The Westphalian tournament, that long and arduous campaign game brought to you by Erik Frederiksen (alias Davout), has ended in a stalemate. The initial French invasion was well met by the Allied Coalition and after a series of fights neither side was able to grasp an advantage. For a complete wrap-up of the campaign, visit the campaign website [Click Here], or if that doesn't work [Click Here]. Toasts again to Erik for all the work he put into that gaming experience.
In keeping with the club's fighting tradition, I have been asked to announce a challenge match between the much heralded Armee du Nord and the Anglo-Allied's famous 6th Infantry Division. The challenge features 8 matches between the opposing army organizations. For more information [click here].
And finally, I am pleased to announce that the NWC has started its own scenario library. Thanks to Master Librarian, Majoor Marco Bijl,email@example.com, club members will have a convenient place to browse new scenarios and post some of their own. Visit the NWC Scenario Library by [clicking here]. Major Bijl assures me that links to the site will soon appear on the club's home pages and elsewhere.
In the meantime, there are plenty of battles to be fought. Enjoy the camaraderie, keep your honor intact, and heed the wisdom of Sun Tzu, who said, "Know your enemy, know yourself; then your victory will never be endangered. Know the ground, know the weather; and your victory will then be total."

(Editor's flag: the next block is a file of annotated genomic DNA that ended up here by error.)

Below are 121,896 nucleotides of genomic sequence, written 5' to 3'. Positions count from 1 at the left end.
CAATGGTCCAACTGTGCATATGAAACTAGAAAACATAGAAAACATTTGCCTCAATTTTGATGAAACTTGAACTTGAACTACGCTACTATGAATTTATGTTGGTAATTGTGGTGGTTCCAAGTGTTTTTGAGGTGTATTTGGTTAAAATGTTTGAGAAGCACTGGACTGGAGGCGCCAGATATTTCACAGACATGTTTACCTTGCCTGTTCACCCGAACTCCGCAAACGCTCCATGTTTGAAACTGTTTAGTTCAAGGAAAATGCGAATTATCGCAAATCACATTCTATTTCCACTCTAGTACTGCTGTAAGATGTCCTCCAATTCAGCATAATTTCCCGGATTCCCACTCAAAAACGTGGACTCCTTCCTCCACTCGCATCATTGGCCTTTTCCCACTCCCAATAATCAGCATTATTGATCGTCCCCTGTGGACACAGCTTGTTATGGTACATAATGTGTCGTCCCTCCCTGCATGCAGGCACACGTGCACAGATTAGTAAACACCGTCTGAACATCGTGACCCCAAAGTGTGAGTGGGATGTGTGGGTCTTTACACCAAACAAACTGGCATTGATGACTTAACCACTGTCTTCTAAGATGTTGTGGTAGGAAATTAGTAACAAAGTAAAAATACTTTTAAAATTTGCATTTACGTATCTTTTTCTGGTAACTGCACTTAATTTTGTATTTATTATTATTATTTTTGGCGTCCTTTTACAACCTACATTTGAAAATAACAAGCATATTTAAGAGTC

Your Humble and Obedient Servant,
K. Jones, Editor
Strategy and Tactics | Dispatches | Regimental Histories | On the Internet | Letters to the Editor
In this Issue ...
The International Napoleonic Fair
21 January 2001
by Bill Peterson
A drizzly Sunday in London witnessed the remarkable spectacle of over a thousand enthusiasts thronging the Royal National Hotel, sharing the various angles of their enjoyment of that 18th-19th Century era we call the "Napoleonic." Part stage-show, part emporium, part demonstration/exhibition, part meeting-place, part recruiting-station, it was all pleasure and carried on in the best of spirits. Three NWC members (Jon Brewitt, Jean-Denis Martin, and your correspondent, all coincidentally of the Grande Armée) met there to share meals, exchange anecdotes, and pose for a photo.
The stage-show aspect featured a superb lecture and question-and-answer session with Bernard Cornwell, author of the Sharpe novels. We all know what a fine writer he is, and how he transports us in imagination to the scenes of history. The pleasant discovery on meeting him in person is that he is an excellent raconteur and a warm, witty, personable and friendly guy. A second lecture was given by Digby Smith, the respected author of The Greenhill Napoleonic Wars Data Book, Napoleon's Regiments, "The Russians at Borodino" in The Napoleon Options (edited by Jonathan North), and (under the nom de plume Otto von Pivka) ainNavies of the Napoleonic Era and others. Digby spoke on the subject of his latest book, 1813: Leipzig. Like his books, the talk was bursting with enough information to make your head spin. The third stage-show was the Napoleonic Association Quiz Challenge Cup, of which more later.
The emporium was and always has been the heart of the Fair, bringing together dealers in books and paraphernalia with eager customers. Featured vendors were:
· Aldershot Badge & Medal Company (replica swords, badges, and insignia) www.militaria.co.uk
· Alix Baker Military Art (calendars, prints, postcards, paintings) www.alix-baker-militaryart.com
· Battlefields Review (bimonthly magazine aimed at battlefield visitors--like your correspondent!) Wharnecliffe Publishing Ltd, The Drill Hall, Eastgate, Barnsley, S70 2EU, UK
· Battlescene Pictures (military art) 14 Norwood Drive, Brierley, Barnsley, South Yorks S72 9EG, UK Bonapart history) 14 Rue Seguier, 75006 Paris, France